Last Saturday I caught a presentation by Pixar director Gary Rydstrom at the Chicago Film Festival. Rydstrom was giving the first public screening of his new short Lifted, and he opened the show with 4 early Pixar shorts: Luxo Jr., Red’s Dream, Knick Knack and Tin Toy (all of which were sound designed by Rydstrom). These films were all new to me, and I was surprised to discover that the first two films, Luxo Jr. and Red’s Dream, feature jazz scores.
Luxo Jr., which is accompanied by a jazz piano trio, looks as great on the big screen today as I imagine it did 20 years ago – in fact, the only thing that might seem dated in the film is the electric bass in the piano trio (but that’s only to my ears). The musicians/composer go uncredited on this film.
Red’s Dream is scored with a solo saxophone performance, conjuring a noir aesthetic. The music credit goes to Pixar’s current music editor, David Slusser. I’d be curious to know who the saxophonist is.
The score to Knick Knack isn’t jazz, but it is completely improvised by Bobby McFerrin. According to Gary Rydstrom, McFerrin created vocal loops in the studio while watching the film in real time. During the credits you hear him say “Blah, blah, blah,” because during the recording session the credits on the rough edit literally read “blah, blah, blah.” In a medium where every last visual detail is painstakingly realized through hours of work, the improvised score creates a nice balance in the finished product.
On an off-topic note, Rydstrom’s new short Lifted is fantastic. Every last visual and sonic detail supports the story in a thoughtful way. The score by Michael Giacchino is an unabashed nod to Speilbergian sci-fi. Rdystrom also showed a large amount of development/production footage, including Jeff Pidgeon’s storyboards, character studies by Bud Luckey, and a clip from Giacchino’s electronic mock-up of the score.
This short animation was created to celebrate the 20th Anniversary of Chicago-based Delmark Records in 1973. The film was created by Tom Koester, whose brother Bob Koester founded Delmark Records. Tom uses the direct method, drawing the images “directly onto the film stock.” I don’t know if Tom was hip to Norman McLaren’s films, but his short captures the spirit of Norman McLaren’s work. The playful animated text is befitting of the music, provided by “Terry Waldo’s Gutbucket Syncopators.”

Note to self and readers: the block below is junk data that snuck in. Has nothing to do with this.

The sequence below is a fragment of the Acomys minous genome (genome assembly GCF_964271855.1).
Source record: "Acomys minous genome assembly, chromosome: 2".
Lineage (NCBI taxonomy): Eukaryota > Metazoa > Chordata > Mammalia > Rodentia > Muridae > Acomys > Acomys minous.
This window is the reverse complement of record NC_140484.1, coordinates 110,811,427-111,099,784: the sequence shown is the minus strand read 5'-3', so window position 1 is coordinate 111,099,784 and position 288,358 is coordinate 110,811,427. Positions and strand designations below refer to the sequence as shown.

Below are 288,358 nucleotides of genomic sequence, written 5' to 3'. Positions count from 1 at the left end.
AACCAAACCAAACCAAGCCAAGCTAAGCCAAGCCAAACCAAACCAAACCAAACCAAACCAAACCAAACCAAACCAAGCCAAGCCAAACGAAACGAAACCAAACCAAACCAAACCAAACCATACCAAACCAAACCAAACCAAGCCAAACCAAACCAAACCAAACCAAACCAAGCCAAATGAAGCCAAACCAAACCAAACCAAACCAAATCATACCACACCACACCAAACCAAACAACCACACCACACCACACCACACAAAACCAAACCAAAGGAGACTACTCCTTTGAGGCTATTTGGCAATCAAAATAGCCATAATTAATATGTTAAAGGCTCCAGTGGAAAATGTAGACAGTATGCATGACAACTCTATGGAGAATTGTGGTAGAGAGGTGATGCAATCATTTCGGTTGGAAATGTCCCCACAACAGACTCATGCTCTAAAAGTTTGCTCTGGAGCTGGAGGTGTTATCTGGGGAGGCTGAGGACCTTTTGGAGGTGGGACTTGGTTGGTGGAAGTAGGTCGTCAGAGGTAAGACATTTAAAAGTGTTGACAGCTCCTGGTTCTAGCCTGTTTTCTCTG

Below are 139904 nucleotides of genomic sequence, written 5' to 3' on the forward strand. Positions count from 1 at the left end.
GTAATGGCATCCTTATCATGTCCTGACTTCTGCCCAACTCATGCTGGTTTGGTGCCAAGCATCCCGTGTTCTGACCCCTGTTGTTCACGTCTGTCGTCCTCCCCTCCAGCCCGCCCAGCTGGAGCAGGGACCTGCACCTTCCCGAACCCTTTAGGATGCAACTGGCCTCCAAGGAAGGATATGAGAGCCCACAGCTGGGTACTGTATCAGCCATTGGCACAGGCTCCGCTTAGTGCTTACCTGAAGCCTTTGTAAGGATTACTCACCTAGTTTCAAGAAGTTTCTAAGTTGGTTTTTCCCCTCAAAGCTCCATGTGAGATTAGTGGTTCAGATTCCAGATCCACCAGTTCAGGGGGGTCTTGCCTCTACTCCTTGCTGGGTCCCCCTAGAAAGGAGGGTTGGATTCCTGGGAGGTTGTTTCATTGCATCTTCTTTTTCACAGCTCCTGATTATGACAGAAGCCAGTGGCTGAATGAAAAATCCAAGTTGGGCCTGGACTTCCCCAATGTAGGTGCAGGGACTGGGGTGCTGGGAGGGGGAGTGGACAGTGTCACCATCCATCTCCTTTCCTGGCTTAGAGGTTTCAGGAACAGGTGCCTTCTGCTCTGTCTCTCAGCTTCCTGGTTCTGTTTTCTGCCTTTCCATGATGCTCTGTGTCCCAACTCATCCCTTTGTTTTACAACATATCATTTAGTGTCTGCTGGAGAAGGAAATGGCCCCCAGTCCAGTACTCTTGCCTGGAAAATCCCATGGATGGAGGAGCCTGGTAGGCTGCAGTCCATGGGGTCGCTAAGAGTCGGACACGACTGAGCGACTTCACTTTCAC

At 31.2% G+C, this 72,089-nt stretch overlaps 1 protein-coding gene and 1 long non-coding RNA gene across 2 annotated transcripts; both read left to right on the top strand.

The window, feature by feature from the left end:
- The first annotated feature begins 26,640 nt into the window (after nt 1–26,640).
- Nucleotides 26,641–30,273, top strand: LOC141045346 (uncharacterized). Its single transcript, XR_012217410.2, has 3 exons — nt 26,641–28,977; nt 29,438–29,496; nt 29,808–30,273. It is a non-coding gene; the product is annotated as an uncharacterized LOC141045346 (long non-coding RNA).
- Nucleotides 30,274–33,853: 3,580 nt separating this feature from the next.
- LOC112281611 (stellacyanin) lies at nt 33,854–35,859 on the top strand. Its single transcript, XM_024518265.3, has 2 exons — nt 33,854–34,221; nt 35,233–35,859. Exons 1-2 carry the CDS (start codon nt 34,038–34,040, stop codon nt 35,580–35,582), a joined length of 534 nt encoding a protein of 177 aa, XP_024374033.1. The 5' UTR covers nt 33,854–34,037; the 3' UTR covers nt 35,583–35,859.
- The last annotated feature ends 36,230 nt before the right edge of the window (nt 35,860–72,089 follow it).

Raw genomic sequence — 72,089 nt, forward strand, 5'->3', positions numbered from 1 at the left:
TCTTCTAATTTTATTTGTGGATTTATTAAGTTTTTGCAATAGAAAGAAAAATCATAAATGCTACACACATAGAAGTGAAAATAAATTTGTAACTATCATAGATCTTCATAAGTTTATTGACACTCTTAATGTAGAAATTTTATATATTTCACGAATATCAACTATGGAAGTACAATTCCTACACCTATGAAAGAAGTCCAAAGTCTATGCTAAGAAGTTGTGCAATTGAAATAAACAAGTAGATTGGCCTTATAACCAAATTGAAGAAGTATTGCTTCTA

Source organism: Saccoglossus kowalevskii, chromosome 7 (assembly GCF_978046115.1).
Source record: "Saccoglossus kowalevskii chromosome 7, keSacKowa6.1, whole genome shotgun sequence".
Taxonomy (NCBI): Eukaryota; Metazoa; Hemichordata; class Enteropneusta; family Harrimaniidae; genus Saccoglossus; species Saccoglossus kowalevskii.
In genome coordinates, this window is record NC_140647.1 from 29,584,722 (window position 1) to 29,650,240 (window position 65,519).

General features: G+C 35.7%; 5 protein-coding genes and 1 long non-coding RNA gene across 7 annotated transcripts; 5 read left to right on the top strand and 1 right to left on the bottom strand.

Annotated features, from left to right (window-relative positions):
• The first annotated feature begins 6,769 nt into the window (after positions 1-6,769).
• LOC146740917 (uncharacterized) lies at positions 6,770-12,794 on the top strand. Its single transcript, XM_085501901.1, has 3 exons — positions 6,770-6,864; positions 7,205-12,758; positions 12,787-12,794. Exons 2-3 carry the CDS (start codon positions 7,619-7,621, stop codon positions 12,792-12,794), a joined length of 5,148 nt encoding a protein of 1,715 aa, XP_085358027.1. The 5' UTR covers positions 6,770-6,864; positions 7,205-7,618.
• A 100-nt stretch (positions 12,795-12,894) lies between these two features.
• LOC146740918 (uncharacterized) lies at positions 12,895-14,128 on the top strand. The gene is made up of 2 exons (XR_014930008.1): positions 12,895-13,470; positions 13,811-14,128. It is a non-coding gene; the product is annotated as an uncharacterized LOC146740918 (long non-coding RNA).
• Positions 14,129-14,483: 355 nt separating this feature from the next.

Delmark Records is an independent record label that is hugely important to the Chicago jazz scene. I highly reccomend their latest release from the Deep Blue Organ Trio!
In a January 1, 2006 press release celebrating the 100th Anniversary of Animation, ASIFA-Hollywood Animation Archive director Steve Worth wrote:
“From its humble beginnings with J. Stuart Blackton’s film, ‘Humorous Phases of Funny Faces’ first released on April 6th, 1906, animation has gone on to become one of the greatest American creative contributions to the arts, second only to Jazz.”
Mr. Worth is keen to note the historical relationship between animation and jazz. However, I’ve long felt that animation is one of our most missunderstood art forms, second only to jazz.
Both fields have experienced tremendous growth and innovation in the relatively short history of 100 years. During 1940s and 50s, jazz and animation were each undergoing significant stylistic change. The music of jazz artists such as Charlie Parker and Thelonious Monk was evolving the language of jazz into a sophisticated new language called be-bop. Similarly, animation artists were developing a new visual language. By the 1950s, the independent animation studio UPA had replaced Disney as the new artistic standard in animation. Many animation artists during this time were amateur or even professional jazz musicians. Some animation directors collaborated with jazz musicians such as Oscar Peterson, Shorty Rogers and Dizzy Gillespie on their short films. So there was a lot of “crossing over” going on.
I’ve always found it interesting that many viewers describe animation art from this period with the same adjectives music critics use to describe jazz from the same period: words such as “angular,” “avant-garde,” and “modern.” But I haven’t seen much discussion on why this is. What prompts someone to call a piece of animation “jazzy?”
Current scholarship on the relationship between jazz and animation has dealt almost exclusively with racial representations of jazz musicians in cartoons. The goal of this blog is to explore the influence of jazz music on animation design in the 1940s and 50s by looking at animated films from this period that feature authentic jazz music. I’m also interested in finding similarities in how jazz musicians and animation artists visualize music. Though my research will focus on the 40s and 50s, this blog will have a broader scope, covering other decades as well.
I hope this blog might prompt dialogue between musicians and artists. So post comments! Thanks for visiting, and stay tuned as this whole thing develops.